It was a simple mission: go to Sheffield and visit Lyn's great uncle Frank. We started planning, checking fares on megabus.com. We looked forward to completing it and reporting early.
Somehow we were distracted, and never quite managed to free a weekend for the trip. We failed.
Great uncle Frank died on Thursday.
We failed because we thought we had time, but we didn't. The number of open opportunities remains roughly constant; for every new one that appears, another disappears. And this unavoidable loss is doubly damaging because adventures build on adventures. We spent ten days in silent meditation, an adventure in itself: at the end of it we were invited to hike cross-country with a group of Thai monks to celebrate Buddhahasa's birthday. That's a level up that we would never have known existed.
So we don't, we can't, say no to anything. Right now I have trips booked to Orlando, Bruges, Bristol, Munich, Cambridge, and Scotland. Recently I've presented at Rails Underground and Hide & Seek (as far as I know, the second-biggest pervasive games festival in the world), and I've got gigs coming up at Igfest and Scrum Gathering.
And as a result, we never have a spare moment. I still use David Allen's "Getting Things Done" system, but my "Someday" file might as well be "Never". This was a "Someday" mission. And that's why we failed.
On some level, I know this. A good friend points at a flier and says "we should go to this". I agree, but I'm thinking, "we should, but we aren't going to". If we were going, we wouldn't be talking right now. We'd be buying tickets, working out logistics, clearing our calendars.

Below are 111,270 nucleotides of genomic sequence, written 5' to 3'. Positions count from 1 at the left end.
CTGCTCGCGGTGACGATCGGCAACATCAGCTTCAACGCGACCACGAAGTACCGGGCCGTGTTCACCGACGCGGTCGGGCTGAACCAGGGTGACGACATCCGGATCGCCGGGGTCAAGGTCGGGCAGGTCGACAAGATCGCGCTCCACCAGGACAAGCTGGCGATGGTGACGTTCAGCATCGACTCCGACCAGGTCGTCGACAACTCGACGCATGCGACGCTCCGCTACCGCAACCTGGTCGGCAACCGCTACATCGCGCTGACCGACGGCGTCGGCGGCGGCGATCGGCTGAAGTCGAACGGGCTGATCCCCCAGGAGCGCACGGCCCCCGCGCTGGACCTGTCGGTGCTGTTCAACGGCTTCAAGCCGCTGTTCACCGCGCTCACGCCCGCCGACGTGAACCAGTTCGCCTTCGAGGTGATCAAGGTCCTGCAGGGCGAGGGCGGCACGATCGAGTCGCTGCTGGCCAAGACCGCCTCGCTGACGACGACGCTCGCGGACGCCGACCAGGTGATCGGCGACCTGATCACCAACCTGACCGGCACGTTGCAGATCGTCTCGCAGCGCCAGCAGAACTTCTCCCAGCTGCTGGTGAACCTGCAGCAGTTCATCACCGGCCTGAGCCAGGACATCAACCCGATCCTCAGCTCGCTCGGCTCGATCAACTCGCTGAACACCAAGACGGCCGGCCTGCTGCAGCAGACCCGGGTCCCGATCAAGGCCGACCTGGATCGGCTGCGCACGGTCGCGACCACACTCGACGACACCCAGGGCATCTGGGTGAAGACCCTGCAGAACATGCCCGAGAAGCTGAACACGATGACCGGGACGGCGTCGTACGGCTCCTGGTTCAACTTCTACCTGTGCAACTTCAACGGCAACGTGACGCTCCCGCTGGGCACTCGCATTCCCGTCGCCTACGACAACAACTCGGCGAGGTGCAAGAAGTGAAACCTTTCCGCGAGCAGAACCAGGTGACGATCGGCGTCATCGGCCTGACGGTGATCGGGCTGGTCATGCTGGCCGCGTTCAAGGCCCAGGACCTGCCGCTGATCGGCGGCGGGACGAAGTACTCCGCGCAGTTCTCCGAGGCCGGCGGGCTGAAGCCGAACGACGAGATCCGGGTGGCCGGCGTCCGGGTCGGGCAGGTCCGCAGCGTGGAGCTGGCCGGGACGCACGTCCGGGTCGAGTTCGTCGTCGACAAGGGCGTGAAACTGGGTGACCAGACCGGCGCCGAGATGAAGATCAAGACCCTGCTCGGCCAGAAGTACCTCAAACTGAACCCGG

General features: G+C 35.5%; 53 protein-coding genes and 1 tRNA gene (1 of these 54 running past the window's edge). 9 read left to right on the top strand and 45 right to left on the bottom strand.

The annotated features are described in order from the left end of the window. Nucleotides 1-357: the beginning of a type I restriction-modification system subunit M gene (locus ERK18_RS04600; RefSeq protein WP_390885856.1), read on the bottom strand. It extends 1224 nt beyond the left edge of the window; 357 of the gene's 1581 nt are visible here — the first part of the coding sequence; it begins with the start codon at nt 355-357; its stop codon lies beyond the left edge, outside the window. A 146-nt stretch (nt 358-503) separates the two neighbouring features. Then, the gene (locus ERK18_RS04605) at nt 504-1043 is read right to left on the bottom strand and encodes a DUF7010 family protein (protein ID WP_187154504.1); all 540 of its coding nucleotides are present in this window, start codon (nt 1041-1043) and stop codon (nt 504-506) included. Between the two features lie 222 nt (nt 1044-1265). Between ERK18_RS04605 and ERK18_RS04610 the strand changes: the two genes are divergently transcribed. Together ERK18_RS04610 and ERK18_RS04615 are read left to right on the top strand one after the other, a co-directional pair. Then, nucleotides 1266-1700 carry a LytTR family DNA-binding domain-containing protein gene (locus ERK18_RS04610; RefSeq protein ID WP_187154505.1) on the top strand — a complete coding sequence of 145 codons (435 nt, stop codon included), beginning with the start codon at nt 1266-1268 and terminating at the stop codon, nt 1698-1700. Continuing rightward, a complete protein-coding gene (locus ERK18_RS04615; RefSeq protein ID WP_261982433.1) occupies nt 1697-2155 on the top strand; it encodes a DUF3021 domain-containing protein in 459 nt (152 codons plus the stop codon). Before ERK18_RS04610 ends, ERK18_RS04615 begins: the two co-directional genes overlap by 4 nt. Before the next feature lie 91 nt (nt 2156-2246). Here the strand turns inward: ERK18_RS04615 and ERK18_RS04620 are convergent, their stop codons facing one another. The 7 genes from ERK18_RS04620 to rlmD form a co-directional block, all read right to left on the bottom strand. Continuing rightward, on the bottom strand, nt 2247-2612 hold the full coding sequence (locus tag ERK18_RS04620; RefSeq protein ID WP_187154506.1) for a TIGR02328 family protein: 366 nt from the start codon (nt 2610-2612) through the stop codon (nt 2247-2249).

At work, sometimes I startle people by dropping everything to deal with a new task now. I pay bills weeks before they're due. It's because I know that, if I don't do it now, I'll never do it.
Even "never mind, we'll do it tomorrow" isn't safe. Tomorrow, something else is going to happen, we'll re-plan, and this will get quietly consigned to "someday". It's spin, a cop-out, to say "tomorrow". It's a lie.
At least there's something very freeing about this kind of merciless scheduling. I've heard "clutter" defined as "decisions you haven't made yet". With everything either nailed to dates or thrown away, my schedule is clutter-free and relatively predictable. I book things weeks in advance, or I don't book them at all.
It requires a constant alertness to make every single choice into "now or never". But I have to. Because there's never any time. Never any time but now.